My Lords, not everybody is keen on consultation, but on the whole it is a good idea to give people as many opportunities as possible to comment on government policy, and I am rather pleased that 9,500 bothered to reply to this document when it was issued.
But if I heard the noble Lord correctly, he stated this was not a consultation. In those circumstances, is it not true that manifestos have now become a mockery and that the British people’s confidence in politics has been further undermined by having been presented with policies over which they have had no say? If this Government had been open and honest with the public when drafting their coalition policy—and if they had wanted to give a lead to the rest of Europe—should they not have put it to them in a referendum?
Of course we do that already, vis-à-vis the Queen’s Speech, but we would not have needed to publish this document if there had been a clear majority by the Conservative Party. It was needed because we got together with our Liberal Democrat allies to create the coalition.
Broadly speaking, yes, I do, because they have the support of the majority in the House of Commons and were overwhelmingly and clearly pointed out in the respective manifestos. There are one or two exceptions where that is not the case but, as I said before, we will recognise them when we see them.
As it is not necessarily feasible to go through and analyse every single response, can the Leader of the House at least tell us how many people wrote in saying they thought it would be a good idea to spend £100 million on a referendum on the alternative vote?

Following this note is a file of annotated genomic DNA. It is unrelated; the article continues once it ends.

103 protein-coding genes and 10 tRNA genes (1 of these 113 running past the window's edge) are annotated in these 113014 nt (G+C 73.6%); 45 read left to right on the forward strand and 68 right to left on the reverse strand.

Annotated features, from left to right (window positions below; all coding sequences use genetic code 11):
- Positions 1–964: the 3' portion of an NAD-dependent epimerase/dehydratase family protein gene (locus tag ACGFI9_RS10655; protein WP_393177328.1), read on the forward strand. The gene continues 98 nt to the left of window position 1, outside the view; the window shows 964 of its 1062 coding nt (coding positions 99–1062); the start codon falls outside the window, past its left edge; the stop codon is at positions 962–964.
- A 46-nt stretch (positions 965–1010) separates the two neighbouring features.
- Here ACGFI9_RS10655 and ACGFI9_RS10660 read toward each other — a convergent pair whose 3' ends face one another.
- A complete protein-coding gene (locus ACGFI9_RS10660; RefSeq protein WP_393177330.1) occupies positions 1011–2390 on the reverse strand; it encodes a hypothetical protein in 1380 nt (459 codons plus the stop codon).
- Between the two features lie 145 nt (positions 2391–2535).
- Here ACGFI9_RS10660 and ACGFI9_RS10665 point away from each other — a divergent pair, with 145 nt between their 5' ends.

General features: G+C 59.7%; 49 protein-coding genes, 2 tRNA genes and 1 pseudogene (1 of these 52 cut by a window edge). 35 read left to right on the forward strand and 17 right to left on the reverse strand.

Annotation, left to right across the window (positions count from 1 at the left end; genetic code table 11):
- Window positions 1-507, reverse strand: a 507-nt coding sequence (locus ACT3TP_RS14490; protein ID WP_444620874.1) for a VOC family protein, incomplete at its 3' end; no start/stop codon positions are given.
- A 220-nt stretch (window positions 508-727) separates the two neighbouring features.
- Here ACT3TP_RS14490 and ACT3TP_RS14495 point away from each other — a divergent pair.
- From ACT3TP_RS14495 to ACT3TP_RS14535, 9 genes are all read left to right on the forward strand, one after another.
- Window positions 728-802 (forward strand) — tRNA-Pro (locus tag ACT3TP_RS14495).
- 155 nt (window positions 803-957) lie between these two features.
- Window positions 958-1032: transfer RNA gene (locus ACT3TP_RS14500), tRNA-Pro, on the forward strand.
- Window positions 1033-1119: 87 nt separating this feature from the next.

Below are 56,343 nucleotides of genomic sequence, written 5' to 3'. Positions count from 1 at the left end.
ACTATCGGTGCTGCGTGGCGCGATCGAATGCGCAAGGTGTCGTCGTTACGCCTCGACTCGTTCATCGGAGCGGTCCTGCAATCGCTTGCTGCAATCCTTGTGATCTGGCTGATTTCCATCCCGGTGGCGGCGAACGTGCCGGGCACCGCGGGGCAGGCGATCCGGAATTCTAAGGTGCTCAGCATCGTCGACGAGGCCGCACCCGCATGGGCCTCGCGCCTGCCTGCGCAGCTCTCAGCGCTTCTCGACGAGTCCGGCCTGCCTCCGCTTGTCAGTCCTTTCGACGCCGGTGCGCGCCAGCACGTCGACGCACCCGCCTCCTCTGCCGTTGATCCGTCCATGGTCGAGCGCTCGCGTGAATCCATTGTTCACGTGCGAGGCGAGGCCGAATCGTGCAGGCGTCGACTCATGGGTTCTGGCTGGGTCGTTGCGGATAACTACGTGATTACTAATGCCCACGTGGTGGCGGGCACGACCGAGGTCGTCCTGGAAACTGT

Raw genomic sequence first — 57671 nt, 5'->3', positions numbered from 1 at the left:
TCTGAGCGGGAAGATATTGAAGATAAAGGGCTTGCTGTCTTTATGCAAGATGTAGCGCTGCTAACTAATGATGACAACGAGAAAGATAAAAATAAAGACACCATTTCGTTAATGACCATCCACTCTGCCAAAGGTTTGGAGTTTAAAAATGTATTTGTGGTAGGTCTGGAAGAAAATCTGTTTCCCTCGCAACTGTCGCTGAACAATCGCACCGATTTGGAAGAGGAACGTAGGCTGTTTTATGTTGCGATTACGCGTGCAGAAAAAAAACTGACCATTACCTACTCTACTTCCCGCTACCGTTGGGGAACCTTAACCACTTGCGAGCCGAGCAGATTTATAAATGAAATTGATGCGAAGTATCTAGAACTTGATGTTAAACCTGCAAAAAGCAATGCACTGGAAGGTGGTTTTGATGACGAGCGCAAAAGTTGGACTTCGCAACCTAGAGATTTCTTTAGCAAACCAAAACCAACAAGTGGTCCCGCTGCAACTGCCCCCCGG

My Lords, the noble Lord is of course right that it is far too short a time to look at each one but I flicked through the responses usefully over lunch and, for instance, here is one taken at random:
“We want referendums on national issues as we were promised”.
“We want FAIR VOTES NOW!”.
Here is another one:
“I am concerned that having an elected upper house will mean that there is less accountability rather than more”.
I thought that one would go down well.
Will the Leader of the House confirm that, as the alternative vote was a manifesto pledge of the Labour Party, when we come to discuss it next Monday and following from then, that party will stand firm on its commitment to the alternative vote?
Health: Chronic Fatigue Syndrome
My Lords, this decision by the UK blood services was prompted by a recent independent expert risk assessment of a possible link between a murine retrovirus and CFS/ME. Although the risk assessment found no evidence of a link or of a risk to transfusion recipients, the UK blood services recognised that practice for CFS/ME should be brought in line with other conditions where individuals are permanently excluded from blood donation to protect their own health.